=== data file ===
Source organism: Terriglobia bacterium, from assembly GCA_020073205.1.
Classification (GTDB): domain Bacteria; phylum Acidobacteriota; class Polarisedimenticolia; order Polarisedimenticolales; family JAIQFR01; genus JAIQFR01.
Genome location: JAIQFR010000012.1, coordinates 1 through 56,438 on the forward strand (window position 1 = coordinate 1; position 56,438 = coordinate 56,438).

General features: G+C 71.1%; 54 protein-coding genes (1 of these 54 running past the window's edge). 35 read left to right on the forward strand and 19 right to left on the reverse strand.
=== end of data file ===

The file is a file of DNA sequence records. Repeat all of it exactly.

Source organism: Terriglobia bacterium, from assembly GCA_020073205.1.
Classification (GTDB): domain Bacteria; phylum Acidobacteriota; class Polarisedimenticolia; order Polarisedimenticolales; family JAIQFR01; genus JAIQFR01.
Genome location: JAIQFR010000012.1, coordinates 1 through 56,438 on the forward strand (window position 1 = coordinate 1; position 56,438 = coordinate 56,438).

General features: G+C 71.1%; 54 protein-coding genes (1 of these 54 running past the window's edge). 35 read left to right on the forward strand and 19 right to left on the reverse strand.